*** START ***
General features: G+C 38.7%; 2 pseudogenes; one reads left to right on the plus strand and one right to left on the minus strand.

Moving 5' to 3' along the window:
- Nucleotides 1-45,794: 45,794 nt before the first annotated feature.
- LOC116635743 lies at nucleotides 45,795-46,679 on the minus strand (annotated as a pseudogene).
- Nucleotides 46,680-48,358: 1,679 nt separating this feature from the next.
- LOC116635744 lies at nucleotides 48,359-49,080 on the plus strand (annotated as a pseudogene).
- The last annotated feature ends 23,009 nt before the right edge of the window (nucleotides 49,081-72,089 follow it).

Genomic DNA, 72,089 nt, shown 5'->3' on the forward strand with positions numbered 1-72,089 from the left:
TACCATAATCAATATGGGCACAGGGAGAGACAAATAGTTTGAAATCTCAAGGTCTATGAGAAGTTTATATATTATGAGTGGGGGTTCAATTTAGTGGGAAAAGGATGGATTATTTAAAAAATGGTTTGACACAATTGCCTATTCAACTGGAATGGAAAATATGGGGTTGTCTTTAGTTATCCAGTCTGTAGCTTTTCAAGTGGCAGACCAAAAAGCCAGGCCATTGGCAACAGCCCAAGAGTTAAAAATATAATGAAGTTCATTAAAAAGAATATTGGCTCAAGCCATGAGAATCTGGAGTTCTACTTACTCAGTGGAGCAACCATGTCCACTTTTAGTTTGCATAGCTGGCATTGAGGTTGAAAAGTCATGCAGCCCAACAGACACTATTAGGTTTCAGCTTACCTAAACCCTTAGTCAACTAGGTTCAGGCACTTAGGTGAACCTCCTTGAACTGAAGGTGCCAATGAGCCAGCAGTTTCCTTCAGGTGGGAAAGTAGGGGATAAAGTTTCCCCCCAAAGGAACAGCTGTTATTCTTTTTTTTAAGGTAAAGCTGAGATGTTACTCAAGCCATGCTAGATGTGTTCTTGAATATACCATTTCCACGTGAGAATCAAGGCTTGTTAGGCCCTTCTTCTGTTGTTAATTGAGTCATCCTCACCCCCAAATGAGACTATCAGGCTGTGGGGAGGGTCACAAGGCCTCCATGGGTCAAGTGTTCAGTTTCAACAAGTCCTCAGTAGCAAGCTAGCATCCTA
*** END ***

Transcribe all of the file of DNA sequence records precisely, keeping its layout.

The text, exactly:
General features: G+C 38.7%; 2 pseudogenes; one reads left to right on the plus strand and one right to left on the minus strand.

Moving 5' to 3' along the window:
- Nucleotides 1-45,794: 45,794 nt before the first annotated feature.
- LOC116635743 lies at nucleotides 45,795-46,679 on the minus strand (annotated as a pseudogene).
- Nucleotides 46,680-48,358: 1,679 nt separating this feature from the next.
- LOC116635744 lies at nucleotides 48,359-49,080 on the plus strand (annotated as a pseudogene).
- The last annotated feature ends 23,009 nt before the right edge of the window (nucleotides 49,081-72,089 follow it).

Genomic DNA, 72,089 nt, shown 5'->3' on the forward strand with positions numbered 1-72,089 from the left:
TACCATAATCAATATGGGCACAGGGAGAGACAAATAGTTTGAAATCTCAAGGTCTATGAGAAGTTTATATATTATGAGTGGGGGTTCAATTTAGTGGGAAAAGGATGGATTATTTAAAAAATGGTTTGACACAATTGCCTATTCAACTGGAATGGAAAATATGGGGTTGTCTTTAGTTATCCAGTCTGTAGCTTTTCAAGTGGCAGACCAAAAAGCCAGGCCATTGGCAACAGCCCAAGAGTTAAAAATATAATGAAGTTCATTAAAAAGAATATTGGCTCAAGCCATGAGAATCTGGAGTTCTACTTACTCAGTGGAGCAACCATGTCCACTTTTAGTTTGCATAGCTGGCATTGAGGTTGAAAAGTCATGCAGCCCAACAGACACTATTAGGTTTCAGCTTACCTAAACCCTTAGTCAACTAGGTTCAGGCACTTAGGTGAACCTCCTTGAACTGAAGGTGCCAATGAGCCAGCAGTTTCCTTCAGGTGGGAAAGTAGGGGATAAAGTTTCCCCCCAAAGGAACAGCTGTTATTCTTTTTTTTAAGGTAAAGCTGAGATGTTACTCAAGCCATGCTAGATGTGTTCTTGAATATACCATTTCCACGTGAGAATCAAGGCTTGTTAGGCCCTTCTTCTGTTGTTAATTGAGTCATCCTCACCCCCAAATGAGACTATCAGGCTGTGGGGAGGGTCACAAGGCCTCCATGGGTCAAGTGTTCAGTTTCAACAAGTCCTCAGTAGCAAGCTAGCATCCTA